Review: The Lovey Bones (2009)

Reviewed by: Justin Rumenapp

Peter Jackson: Alright Cut! That’s wrap; ship it off to the theaters!

I wonder if anyone watched this movie before it was released.

The biggest problem with The Lovely Bones is the tonal shifts and seemingly random editing. One second we are in a scene in Heaven/Purgatory, then we have a wacky montage with Grandma, then a creepy moment with Stanley Tucci, then Mark Walberg is sad, now back to Heaven for more adventures!

The film (supposedly) follows Susie Salomon (Saoirse Ronan) in the events leading up to and following her death. Before she dies we learn about the things she loves and share in some “coming-of-age” vignettes. After she is murdered, we watch her families tortured response, her murderer’s worry of being caught, and her adjustment to the afterlife. In random order.

Individual scenes that focus on one storyline can be really powerful and well constructed entities within the film. Both the beginning and the end of the film, for example are the strongest parts of the picture because the film jumps around less. No doubt Peter Jackson wanted to experiment with non-traditional editing, but man, this movie is all over the place. For example, one of the most jarring aspects of the film was during scenes when Susie would look at living people from Heaven/Purgatory (the difference between Heaven and Purgatory is not really explored... from what I gather Purgatory is by the lighthouse and Heaven is under that tree over there...). The film would use standard shot-reverse-shot between the real world and Heaven. The two characters were supposed to be in the same scene but in two different planes of existence with different visuals. So you might jump back and forth from a gazebo to a living room several times during a sequence if Susie was watching the sequence unfold. Thankfully Jackson will give us clues that Susie is watching “real life” (through an icicle or other prop – all of which try to be part of a puzzle that we didn’t know existed until the film yells “HEY AUDIENCE ALL THESE PROPS ARE PART OF A PUZZLE”).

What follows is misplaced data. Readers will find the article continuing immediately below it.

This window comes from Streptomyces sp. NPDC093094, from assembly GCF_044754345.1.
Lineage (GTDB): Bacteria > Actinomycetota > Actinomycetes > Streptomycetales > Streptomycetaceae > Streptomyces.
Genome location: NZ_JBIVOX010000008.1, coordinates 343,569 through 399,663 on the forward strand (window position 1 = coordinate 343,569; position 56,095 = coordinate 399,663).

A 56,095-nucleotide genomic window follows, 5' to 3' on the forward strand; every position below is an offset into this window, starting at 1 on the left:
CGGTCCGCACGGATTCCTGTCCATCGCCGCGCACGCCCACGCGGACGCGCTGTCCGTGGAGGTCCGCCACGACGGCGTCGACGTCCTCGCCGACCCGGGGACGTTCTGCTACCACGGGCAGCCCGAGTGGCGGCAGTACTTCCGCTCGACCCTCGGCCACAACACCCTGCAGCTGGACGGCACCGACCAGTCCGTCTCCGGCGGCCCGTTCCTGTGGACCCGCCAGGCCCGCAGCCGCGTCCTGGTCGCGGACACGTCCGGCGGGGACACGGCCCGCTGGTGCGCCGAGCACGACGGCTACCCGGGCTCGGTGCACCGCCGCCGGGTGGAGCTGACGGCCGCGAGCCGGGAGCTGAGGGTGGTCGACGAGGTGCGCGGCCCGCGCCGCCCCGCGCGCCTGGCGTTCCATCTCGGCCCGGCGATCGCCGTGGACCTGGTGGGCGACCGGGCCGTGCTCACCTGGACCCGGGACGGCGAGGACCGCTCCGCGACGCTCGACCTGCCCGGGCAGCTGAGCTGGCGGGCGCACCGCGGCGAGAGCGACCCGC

I’m not sure who I’d recommend this movie to... There is some fun and solid work from highly talented players, but unfortunately, the overall progress of the film is extremely jarring and difficult viewing experience. I suppose if you want to see the “latest Peter Jackson film,” the themes interest you, or maybe because you want to see the giant mess I’ve just described, you might find some enjoyment here. If you don’t think you would like it, you probably won’t.

(c) 2010


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